• I was playing with these things. Let d=400 and n=1,00,000 points from N(0,I_d). Let p1 be randomly chosen from N(0,I_d) and p2=-p1. Let C1,C2 be two clusters (k-means) with respect to p1 and p2, and c1=mean(C1) and c2=mean(C2). I was trying to apply the above reasoning in this case. But simulation results seem to suggest that points in the clusters would not be independent, and therefore, ||c_1|| or ||c_2|| can not be justified with formula like h(n,d) in above (ignoring the phi^(-1) term). In other words, points in the clusters would be correlated. Yours thoughts please. – anup Sep 30 '16 at 7:12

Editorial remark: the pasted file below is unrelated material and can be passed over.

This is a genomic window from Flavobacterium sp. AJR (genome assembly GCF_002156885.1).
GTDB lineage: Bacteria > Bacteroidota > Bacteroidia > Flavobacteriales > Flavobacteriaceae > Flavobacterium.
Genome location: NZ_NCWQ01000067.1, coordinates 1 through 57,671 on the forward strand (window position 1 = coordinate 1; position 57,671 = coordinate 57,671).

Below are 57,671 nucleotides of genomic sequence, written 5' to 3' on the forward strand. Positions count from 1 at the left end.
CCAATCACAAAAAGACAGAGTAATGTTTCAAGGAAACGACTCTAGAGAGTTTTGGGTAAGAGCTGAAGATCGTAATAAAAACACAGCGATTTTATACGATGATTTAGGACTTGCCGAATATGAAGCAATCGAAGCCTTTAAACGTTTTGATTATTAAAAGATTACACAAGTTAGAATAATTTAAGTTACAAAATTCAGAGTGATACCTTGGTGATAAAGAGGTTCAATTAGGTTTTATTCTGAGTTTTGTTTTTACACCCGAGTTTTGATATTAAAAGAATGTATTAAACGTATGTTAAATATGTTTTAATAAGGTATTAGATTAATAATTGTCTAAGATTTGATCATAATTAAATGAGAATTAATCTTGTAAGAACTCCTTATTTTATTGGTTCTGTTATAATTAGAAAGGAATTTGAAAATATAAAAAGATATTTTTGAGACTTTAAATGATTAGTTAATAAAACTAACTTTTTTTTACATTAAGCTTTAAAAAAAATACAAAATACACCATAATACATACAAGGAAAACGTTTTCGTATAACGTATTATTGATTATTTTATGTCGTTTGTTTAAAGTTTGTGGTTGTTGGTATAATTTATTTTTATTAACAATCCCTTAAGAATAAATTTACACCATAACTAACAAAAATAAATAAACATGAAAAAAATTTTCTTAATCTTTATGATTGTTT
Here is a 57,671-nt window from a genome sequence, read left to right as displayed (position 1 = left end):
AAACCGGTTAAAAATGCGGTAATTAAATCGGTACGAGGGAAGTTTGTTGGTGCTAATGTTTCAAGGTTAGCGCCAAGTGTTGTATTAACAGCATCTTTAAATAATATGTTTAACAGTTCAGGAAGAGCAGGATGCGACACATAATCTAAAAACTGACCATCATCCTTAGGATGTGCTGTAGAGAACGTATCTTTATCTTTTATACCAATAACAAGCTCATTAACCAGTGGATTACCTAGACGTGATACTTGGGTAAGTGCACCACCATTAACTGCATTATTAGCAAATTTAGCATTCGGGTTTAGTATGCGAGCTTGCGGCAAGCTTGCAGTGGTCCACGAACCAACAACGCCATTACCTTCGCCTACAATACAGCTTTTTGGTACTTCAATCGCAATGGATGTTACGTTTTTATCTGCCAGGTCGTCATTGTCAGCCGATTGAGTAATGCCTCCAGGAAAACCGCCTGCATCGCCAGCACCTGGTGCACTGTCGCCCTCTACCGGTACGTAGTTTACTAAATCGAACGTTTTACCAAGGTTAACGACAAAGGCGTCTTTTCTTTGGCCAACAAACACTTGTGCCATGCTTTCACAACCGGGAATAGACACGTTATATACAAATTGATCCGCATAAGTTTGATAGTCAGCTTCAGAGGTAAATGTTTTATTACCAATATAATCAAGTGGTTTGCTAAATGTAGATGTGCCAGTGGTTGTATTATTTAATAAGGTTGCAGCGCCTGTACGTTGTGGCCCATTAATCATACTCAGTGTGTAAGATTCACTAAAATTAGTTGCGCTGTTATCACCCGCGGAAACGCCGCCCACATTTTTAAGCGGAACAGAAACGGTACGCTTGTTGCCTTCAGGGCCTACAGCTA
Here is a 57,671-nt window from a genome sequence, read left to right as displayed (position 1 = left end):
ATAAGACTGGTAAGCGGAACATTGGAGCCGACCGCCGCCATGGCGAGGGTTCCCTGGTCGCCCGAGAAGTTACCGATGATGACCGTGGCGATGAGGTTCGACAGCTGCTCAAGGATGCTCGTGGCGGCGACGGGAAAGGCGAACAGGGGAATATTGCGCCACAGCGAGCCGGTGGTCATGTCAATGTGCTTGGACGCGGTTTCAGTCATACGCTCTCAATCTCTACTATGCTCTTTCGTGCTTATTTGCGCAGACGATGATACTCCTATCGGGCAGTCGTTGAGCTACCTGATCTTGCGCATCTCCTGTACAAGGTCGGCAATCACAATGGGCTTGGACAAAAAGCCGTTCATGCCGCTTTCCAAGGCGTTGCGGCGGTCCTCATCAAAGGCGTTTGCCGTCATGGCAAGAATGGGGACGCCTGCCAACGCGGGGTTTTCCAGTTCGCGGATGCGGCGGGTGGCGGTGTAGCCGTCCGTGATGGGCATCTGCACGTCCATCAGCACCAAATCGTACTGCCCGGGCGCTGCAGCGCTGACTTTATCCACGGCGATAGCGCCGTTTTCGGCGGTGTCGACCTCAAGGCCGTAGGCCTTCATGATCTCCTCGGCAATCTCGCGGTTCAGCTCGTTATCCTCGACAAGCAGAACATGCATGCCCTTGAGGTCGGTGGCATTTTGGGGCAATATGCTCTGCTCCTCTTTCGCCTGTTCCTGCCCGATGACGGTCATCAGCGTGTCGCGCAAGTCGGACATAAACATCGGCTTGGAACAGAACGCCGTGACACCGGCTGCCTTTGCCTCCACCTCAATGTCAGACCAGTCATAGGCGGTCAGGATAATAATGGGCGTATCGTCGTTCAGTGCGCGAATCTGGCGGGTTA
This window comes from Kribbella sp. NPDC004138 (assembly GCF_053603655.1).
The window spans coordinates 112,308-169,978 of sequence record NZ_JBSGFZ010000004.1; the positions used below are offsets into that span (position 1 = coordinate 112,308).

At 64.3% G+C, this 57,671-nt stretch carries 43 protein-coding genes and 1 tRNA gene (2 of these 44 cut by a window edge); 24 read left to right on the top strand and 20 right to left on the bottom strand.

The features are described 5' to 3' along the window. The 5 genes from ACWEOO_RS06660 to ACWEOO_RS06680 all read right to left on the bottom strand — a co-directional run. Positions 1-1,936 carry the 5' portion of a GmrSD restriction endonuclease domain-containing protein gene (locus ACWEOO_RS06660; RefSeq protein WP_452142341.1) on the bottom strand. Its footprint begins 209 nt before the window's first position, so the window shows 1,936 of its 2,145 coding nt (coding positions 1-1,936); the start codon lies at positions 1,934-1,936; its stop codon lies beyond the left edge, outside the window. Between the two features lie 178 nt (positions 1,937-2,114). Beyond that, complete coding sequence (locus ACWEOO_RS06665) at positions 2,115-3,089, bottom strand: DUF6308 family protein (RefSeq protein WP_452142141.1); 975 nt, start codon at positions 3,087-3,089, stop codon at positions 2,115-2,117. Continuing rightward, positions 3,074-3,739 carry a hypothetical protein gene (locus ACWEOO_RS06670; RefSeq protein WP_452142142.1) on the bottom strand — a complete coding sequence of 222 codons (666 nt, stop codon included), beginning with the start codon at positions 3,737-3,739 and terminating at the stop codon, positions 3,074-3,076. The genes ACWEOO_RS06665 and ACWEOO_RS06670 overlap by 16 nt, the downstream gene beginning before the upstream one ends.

First of all, a comment on the question: Points in the sample $S$ won't be at $\sqrt{d}$ distance away from the center. Distance squared will follow a $\chi^2$ distribution with $d$ degrees of freedom and therefore with $d$ mean and $2d$ variance. Then, distance will be distributed around $\sqrt{d}$ but there is not a concentration of points in the $\sqrt{d}$ radius shell.

And for the question itself, I don't see how you observe that $||c-\text{mean}(T)|| << \sqrt{d}$, and in fact $||c-\text{mean}(T)||$ depends a lot on how has been $T$ selected. I'll comment two extreme cases:

• If $T$ is much smaller than $S$: $T$ (the $t$ points closer to $p$) are likely to be very close to $p$ and therefore distribution of $\text{mean}(T)$ will be very close to the distribution of $p$, and $||c-\text{mean}(T)||^2$ will approximately follow a $\chi^2$ distribution with $d$ degrees of freedom and therefore with $d$ mean and $2d$ variance, just like distance of $c$ to $p$.